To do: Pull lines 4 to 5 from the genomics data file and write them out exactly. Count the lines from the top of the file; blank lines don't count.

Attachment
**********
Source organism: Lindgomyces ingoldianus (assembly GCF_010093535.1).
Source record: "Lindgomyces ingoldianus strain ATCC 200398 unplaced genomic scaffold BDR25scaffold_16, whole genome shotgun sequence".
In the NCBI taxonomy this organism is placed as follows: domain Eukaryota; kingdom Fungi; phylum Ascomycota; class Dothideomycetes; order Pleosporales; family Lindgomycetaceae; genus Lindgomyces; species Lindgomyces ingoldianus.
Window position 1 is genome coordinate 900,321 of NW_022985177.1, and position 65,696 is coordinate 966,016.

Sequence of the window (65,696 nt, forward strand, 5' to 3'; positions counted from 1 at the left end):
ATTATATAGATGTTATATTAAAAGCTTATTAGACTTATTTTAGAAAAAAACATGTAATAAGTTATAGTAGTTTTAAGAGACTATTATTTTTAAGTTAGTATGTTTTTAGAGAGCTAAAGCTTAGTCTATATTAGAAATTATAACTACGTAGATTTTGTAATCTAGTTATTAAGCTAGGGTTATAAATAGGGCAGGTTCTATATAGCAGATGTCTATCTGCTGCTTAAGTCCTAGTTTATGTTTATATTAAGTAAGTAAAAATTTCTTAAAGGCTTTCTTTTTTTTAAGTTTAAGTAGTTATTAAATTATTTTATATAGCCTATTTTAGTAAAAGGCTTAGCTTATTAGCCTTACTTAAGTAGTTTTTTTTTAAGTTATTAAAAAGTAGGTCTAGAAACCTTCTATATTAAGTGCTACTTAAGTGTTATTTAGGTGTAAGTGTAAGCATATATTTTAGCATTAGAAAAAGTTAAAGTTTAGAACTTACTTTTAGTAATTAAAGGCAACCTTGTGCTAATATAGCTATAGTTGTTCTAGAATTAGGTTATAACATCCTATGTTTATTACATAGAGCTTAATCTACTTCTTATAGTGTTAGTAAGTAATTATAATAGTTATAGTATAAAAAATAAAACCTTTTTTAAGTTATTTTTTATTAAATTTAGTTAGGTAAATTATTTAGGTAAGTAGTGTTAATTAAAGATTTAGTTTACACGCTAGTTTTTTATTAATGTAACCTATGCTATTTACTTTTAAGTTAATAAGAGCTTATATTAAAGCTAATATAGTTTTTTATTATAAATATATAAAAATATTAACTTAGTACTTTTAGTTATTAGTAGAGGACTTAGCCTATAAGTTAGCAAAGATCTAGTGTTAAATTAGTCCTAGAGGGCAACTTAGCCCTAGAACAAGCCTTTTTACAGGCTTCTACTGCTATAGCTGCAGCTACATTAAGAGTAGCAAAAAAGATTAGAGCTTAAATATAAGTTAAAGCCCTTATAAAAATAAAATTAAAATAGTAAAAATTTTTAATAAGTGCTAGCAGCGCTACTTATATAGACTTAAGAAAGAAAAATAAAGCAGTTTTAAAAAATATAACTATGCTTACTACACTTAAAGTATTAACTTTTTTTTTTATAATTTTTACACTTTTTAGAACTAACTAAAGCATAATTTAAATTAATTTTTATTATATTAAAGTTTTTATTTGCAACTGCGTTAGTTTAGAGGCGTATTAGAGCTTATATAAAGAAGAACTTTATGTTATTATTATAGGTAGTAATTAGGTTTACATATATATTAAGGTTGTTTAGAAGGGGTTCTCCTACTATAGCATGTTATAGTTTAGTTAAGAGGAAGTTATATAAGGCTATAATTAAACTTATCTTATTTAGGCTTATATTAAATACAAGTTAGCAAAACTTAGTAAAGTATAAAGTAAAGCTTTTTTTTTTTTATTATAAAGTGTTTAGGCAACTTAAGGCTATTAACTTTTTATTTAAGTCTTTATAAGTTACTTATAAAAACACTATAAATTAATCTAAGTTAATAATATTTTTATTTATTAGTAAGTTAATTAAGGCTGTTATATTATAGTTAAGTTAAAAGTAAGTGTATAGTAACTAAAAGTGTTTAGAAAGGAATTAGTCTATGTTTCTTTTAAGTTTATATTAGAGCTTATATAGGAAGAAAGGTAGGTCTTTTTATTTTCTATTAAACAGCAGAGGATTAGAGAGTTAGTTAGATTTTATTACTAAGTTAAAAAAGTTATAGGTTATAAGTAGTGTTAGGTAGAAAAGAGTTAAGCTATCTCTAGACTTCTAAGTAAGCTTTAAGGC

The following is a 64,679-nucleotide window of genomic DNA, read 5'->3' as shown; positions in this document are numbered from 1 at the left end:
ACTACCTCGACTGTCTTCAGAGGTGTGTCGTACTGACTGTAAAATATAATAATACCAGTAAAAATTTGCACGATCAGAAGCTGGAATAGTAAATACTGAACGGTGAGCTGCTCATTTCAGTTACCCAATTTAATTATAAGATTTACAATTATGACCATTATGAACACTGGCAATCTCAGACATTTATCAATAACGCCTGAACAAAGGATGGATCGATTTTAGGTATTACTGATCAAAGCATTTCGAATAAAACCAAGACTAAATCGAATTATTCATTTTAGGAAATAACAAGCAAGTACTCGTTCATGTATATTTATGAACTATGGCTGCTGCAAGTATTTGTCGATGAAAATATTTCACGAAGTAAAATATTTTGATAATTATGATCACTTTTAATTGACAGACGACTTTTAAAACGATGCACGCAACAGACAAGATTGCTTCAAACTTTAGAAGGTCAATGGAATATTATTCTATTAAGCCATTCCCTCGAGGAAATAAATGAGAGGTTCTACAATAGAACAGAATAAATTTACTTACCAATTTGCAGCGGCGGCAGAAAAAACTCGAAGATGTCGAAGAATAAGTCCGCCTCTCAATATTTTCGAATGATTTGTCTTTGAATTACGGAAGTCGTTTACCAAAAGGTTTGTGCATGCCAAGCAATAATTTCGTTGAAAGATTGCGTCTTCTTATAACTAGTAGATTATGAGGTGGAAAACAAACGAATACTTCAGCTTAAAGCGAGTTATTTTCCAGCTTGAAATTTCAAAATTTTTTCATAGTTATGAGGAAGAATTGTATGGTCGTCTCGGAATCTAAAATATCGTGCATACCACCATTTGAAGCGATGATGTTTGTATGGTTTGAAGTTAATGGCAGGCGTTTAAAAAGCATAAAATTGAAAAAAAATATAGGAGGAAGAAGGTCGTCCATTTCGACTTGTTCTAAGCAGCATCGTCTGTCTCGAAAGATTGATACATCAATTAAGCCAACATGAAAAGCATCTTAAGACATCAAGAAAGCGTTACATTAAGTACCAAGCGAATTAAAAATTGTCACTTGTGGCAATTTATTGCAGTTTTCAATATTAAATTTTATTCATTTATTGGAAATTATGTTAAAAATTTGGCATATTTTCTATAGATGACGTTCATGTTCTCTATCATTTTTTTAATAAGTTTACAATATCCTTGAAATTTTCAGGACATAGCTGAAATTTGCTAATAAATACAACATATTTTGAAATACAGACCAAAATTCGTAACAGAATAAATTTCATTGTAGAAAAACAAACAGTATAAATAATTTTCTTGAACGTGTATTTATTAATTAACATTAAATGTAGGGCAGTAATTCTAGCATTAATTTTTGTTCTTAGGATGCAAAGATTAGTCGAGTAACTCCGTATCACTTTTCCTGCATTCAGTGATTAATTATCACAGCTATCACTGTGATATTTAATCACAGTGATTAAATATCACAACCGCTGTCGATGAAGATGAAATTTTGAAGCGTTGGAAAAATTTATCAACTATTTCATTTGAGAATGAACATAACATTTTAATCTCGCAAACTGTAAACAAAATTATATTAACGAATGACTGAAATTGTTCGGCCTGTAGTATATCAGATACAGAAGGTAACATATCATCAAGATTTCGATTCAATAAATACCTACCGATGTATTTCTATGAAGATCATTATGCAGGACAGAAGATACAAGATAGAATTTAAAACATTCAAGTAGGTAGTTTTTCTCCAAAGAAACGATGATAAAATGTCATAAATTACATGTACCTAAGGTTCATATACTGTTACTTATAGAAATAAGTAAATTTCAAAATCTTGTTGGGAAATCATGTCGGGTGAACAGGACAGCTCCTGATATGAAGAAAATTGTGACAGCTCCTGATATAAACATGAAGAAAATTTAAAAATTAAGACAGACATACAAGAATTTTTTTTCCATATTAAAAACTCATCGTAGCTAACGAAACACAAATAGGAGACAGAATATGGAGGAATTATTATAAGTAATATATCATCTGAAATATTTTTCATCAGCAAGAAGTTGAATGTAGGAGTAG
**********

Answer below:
Window position 1 is genome coordinate 900,321 of NW_022985177.1, and position 65,696 is coordinate 966,016.

Sequence of the window (65,696 nt, forward strand, 5' to 3'; positions counted from 1 at the left end):